Heirloom seeds


Let’s talk about seeds.

Not only are they magical little miracles, they are also very, very important to our food supply.  In fact, there would be no food supply without them.Seeds

When most people start out gardening, they generally go to the store in the spring and buy plants and/or packets of seeds.  Heck, this is the way I started too.  🙂

I wanted to tell you that there is a better way for you to explore as you continue along your gardening journey.

I almost exclusively order all of my seeds from online heirloom seed companies.  Although I do buy some plants each year (mostly because I can’t help myself when I see them in the spring) and I do sometimes run to the gardening center and buy packets of seeds too.  Like the time that none of my heirloom onion seeds would germinate so I ran to a local store and bought a couple of packets of fresh onion seeds.

I promise, I won’t judge you.

I totally believe that is far better to plant seeds from the garden center than it is to plant no seeds at all!

Having said that, if you are ready to move beyond what is offered at your local gardening center, good for you.

Here are some suggestions to get you started.

First and foremost, look for heirloom seeds!  Heirloom seeds are varieties that have been grown for a very long time and are open pollinated, not owned by any corporation, and not genetically modified or hybridized.  Plus there are many more choices than you will find in any garden center.

Let’s break these words down to understand why they are important.

Open pollinated – this means that the plant can pollinate naturally without any human intervention.  This means is that when our great, great, great grandparents planted a certain type of corn, and then saved the seed from that corn to plant the following year, it would grow the same type of corn as the original plant.

Not corporate owned – when a person or company changes a plant by either genetic modification or hybridization they can then get a patent for their “creation” and “own” the plant material. They become legally the only company that can sell that seed and everyone who wants it must then purchase it only from them.  The problem with this, of course, is that these plants are not machines but living things that grow and reproduce.  There are cases where farmers have been sued for having plant DNA that belongs to a certain company in their fields because it cross-pollinated with a nearby genetically modified version of the same plant.  Yikes! I personally believe that we figuratively “shot ourselves in the foot” at the very moment that we allowed living organisms to be patented and owned.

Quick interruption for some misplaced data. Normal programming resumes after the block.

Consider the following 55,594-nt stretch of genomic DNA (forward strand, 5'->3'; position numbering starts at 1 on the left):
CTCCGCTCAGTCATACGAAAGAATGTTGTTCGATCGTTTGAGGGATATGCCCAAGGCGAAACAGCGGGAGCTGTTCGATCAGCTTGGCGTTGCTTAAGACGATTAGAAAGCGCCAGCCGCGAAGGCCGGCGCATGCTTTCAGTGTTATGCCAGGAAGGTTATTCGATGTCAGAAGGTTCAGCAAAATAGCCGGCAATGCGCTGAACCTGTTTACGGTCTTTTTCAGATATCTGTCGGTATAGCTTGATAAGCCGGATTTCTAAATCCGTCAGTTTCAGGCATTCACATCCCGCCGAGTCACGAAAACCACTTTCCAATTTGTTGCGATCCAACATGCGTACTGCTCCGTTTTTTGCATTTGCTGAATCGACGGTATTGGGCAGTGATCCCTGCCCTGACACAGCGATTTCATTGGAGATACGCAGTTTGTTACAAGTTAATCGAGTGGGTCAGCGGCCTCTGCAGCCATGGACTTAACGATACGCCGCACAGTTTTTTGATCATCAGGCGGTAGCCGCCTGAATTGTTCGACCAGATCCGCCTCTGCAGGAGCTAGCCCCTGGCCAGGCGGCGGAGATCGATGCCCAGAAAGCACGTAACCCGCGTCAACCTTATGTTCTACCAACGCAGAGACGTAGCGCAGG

Genetically modified – This is when a company takes a plant and changes the genetics by taking a part of the DNA from a plant or animal that could never, ever cross in nature and splices it in the the plant’s DNA to create a desired feature.  Glow in the dark fish, anyone?  Then they sell them to us without labeling them as genetically modified.  In my humble opinion, this is dangerous and morally wrong.  It is a giant untested experiment on human health and we are just beginning to see the ramifications.    Yes, a few companies have started to label their foods as being genetically modified but it’s too little, too late.

Hybridized – a hybrid is when two plants cross-pollinate – either by accident while growing close to each other or intentionally by a person – to create an entirely different plant.  Seeds saved from these plants will not resemble the parent plant at all.  Or will resemble only one of the parent plants.  The genetics of these plants are unstable and if the seeds are saved will produce a lot of drastic variation.  Sometimes this is desirable, most of the time it’s not.

By purchasing heirloom seeds, you will avoid all of these negative features and will be supporting the people who are working so hard to preserve the oldest varieties of plants from extinction.

Other benefits of buying heirloom seeds are that there are hundreds of varieties available. Some very unique and rare.  Also, my seeds will stay viable longer (other than the ones that have naturally short viability times such as onions and corn) because they will not have “terminator genes” in them.  Google that term sometime.  Scary!

The downside is that I have to plan ahead and order online before it is time to plant.  That’s a small price to pay.

And actually, ordering seeds is something that I do in the winter time.  When I’m itching to plant something anyway.  🙂

 

Here are some of my favorite heirloom seed companies to buy from:

Seedrenaissance.com

Baker Creek Seeds (rareseeds.com)

Seed Saver’s Exchange (seedsavers.org)

Sustainable Seed Company (sustainableseedco.com)

Pinetree Garden seeds (superseeds.com) – not all of their seeds are heirloom so please read the descriptions carefully.

Victoryseeds.com

Heirloomseeds.com

 

I hope you will try ordering some heirloom seeds or at least seeking out local sources for heirloom seeds.  Moving toward open-pollinated, sustainable seeds is a slow shift that happens one seed packet at a time.

When you buy heirloom seeds, you will be doing a great service for future generations to come.

Your grandchildren will thank you!

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